The K7RA Solar Update
What happened to that new “grand minima”? Solar Cycle 24 just keeps rolling along -- for the first seven days in December, there were eight new sunspot groups. December 5 had the largest sunspot coverage over the past week, with a daily sunspot number of 185. The average daily sunspot number for the week rose more than nine points to 133.9, while the average daily solar flux values rose exactly 19 points to 156.5. Sunspot numbers for December 1-7 were 89, 106, 138, 154, 185, 143 and 122, with a mean of 133.9. The 10.7 cm flux was 152.2, 157.3, 164.1, 163.6, 158.1, 151.1 and 148.9, with a mean of 156.5. The estimated planetary A indices were 7, 4, 9, 4, 2, 1 and 1, with a mean of 4. The estimated mid-latitude A indices were 7, 4, 7, 4, 4, 0 and 1, with a mean of 3.9.
NW7US has a graph comparing Solar Cycle 24’s progress with the upswing of Solar Cycle 23. It is based on the RI -- or monthly mean Brussels International Sunspot number -- which is lower than the SWPC Space Weather Operations sunspot numbers that we use in our bulletin. This doesn’t reflect the upswing since the start of each cycle, nor does not show the long quiet period at the start of the current cycle. It just shows the monthly mean data over the 25 months ending in September 2011, compared to the 25 months ending in June 1998.
The latest forecast from USAF/NOAA has the solar flux at 145 on December 9-12, 140 on December 13-16, 160 on December 17-18, and 155 on December 19-22. The planetary A index for the same dates is expected to be 5 on December 9-10, 8 on December 11, and 5 on December 12-22. The solar flux values in the above forecast changed quite a bit from what was reported in the December 8 edition of The ARRL Letter. That was based this forecast, and that forecast is based on this one. Geophysical Institute Prague sees a quiet week ahead, with quiet conditions December 9-11, quiet to unsettled December 12 and quiet again on December 13-15. Conditions should be good for the ARRL 10 Meter Contest this weekend.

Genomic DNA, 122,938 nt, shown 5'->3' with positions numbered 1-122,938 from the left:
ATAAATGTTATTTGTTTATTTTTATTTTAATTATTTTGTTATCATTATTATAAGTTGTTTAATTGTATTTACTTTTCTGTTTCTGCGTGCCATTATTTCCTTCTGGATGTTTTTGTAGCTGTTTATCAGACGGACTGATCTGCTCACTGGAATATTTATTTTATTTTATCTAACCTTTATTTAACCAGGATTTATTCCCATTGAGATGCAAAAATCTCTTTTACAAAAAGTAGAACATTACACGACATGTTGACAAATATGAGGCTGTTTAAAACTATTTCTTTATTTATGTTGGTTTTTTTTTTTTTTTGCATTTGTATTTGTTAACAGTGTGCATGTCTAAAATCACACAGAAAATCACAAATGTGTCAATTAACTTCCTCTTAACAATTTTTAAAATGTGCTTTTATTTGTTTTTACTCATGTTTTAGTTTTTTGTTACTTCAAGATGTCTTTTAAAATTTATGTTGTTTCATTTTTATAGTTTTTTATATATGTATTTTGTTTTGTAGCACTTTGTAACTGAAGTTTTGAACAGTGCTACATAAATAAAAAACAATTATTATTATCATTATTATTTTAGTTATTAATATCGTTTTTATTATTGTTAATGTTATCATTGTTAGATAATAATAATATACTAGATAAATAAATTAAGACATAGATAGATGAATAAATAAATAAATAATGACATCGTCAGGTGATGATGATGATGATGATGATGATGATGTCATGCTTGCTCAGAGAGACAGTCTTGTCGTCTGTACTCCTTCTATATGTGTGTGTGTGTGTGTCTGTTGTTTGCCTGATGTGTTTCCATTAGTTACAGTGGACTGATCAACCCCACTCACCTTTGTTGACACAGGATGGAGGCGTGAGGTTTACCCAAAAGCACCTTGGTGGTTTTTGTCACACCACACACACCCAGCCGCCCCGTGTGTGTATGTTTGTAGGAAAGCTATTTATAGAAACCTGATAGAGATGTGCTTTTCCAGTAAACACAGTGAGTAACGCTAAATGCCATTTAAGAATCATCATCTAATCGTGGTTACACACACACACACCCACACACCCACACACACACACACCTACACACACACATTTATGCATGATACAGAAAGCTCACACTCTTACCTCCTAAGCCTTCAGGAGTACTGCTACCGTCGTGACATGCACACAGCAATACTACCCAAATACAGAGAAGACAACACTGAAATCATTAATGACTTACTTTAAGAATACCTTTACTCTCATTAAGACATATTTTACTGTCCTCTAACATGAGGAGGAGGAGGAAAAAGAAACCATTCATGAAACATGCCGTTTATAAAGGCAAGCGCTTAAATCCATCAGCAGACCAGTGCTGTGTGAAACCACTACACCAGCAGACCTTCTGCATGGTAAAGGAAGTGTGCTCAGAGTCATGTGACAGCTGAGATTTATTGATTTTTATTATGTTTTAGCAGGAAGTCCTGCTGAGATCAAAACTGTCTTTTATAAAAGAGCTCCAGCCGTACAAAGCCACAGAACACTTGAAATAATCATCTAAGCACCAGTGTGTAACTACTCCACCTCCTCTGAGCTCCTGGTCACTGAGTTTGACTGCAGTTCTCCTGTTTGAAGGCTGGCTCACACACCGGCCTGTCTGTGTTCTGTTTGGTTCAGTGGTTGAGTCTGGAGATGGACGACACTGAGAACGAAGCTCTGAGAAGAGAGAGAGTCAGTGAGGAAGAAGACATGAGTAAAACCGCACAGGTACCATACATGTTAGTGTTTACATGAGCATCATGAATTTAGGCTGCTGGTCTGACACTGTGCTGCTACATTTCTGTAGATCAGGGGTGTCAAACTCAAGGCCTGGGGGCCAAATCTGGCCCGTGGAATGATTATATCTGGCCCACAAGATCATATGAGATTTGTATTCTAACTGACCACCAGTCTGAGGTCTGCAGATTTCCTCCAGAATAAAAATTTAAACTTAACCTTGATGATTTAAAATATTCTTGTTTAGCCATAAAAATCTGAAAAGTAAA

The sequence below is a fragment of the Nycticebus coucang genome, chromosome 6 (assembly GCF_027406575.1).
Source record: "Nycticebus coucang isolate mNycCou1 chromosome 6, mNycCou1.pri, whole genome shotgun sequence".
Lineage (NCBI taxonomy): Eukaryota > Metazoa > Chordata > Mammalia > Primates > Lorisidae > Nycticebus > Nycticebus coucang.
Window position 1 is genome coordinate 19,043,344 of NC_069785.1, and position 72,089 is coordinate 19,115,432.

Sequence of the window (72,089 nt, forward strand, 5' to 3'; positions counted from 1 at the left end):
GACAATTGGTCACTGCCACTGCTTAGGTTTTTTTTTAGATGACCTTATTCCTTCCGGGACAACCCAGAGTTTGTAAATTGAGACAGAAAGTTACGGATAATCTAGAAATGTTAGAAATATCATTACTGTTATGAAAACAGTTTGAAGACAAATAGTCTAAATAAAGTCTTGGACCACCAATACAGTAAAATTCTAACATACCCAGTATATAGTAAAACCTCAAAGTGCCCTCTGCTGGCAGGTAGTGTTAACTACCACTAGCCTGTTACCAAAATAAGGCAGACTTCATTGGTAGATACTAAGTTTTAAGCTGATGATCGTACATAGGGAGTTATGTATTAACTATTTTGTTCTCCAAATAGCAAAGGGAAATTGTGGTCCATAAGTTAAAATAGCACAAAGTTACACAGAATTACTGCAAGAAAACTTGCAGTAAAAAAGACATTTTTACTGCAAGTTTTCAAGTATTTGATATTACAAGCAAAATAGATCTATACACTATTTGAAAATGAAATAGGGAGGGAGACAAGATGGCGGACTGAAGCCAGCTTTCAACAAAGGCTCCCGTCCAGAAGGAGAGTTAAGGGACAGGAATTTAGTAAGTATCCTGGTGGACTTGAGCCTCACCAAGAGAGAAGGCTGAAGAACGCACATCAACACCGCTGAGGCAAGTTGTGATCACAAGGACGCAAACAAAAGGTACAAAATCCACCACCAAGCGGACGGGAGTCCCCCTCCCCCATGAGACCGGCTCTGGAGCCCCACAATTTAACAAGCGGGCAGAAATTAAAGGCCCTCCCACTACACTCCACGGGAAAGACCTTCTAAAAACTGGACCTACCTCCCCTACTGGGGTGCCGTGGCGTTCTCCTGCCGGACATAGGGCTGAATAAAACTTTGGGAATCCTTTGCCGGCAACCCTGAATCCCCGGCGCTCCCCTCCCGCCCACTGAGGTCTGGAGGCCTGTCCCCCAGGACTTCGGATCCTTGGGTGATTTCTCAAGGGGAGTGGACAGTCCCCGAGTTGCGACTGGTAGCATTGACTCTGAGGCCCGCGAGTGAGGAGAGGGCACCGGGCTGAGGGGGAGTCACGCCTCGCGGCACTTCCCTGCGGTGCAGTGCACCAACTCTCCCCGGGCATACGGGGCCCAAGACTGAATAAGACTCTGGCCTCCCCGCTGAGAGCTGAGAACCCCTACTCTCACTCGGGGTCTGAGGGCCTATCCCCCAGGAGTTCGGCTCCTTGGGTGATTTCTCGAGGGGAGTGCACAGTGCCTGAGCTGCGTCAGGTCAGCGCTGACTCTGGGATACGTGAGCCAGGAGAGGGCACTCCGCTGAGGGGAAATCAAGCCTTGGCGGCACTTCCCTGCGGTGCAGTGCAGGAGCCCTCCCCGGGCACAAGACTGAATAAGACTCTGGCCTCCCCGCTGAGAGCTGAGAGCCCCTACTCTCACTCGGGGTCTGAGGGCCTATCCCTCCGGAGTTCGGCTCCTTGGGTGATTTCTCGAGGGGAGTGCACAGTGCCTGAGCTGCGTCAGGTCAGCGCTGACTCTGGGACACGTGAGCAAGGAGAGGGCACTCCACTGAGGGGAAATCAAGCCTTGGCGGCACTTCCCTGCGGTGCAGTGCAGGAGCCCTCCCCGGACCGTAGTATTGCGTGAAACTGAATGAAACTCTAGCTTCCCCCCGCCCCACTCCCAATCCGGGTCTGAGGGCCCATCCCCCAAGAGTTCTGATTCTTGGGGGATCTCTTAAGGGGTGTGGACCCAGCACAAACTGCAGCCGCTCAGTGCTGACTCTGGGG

Click here for an article from the Royal Observatory of Belgium concerning rising solar activity.
Brian Machesney, K1LI, of Craftsbury Common, Vermont, reported some interesting multipath echoes on December 5: “Strong 17 meter CW signals from A71EM to FN34 are suffering from what sounds like multipath echoes at 1330 UTC on December 5. There seem to be at least three distinct paths of nearly equal strength.”
Jon Jones, N0JK, of Wichita, Kansas, sent comments about the winter sporadic-E season: “The winter E-s season is underway. On December 3, KB3RHR in grid square EN90 was into Kansas on 50 MHz at 2315 UTC. This was E-skip. The winter E-s season tends to peak around Christmas. This year -- with the higher solar flux -- the E-s can link to F2 and TEP openings.”
All times listed are UTC, unless otherwise noted.
Amateur solar observer Tad Cook, K7RA, of Seattle, Washington, provides this weekly report on solar conditions and propagation. This report also is available via W1AW every Friday, and an abbreviated version appears each Thursday in The ARRL Letter. You can find a guide to articles and programs concerning propagation here. Check here and here for a detailed explanation of the numbers used in this bulletin. An archive of past propagation bulletins can be found here. You can find monthly propagation charts between four USA regions and 12 overseas locations here. Readers may contact the author via e-mail.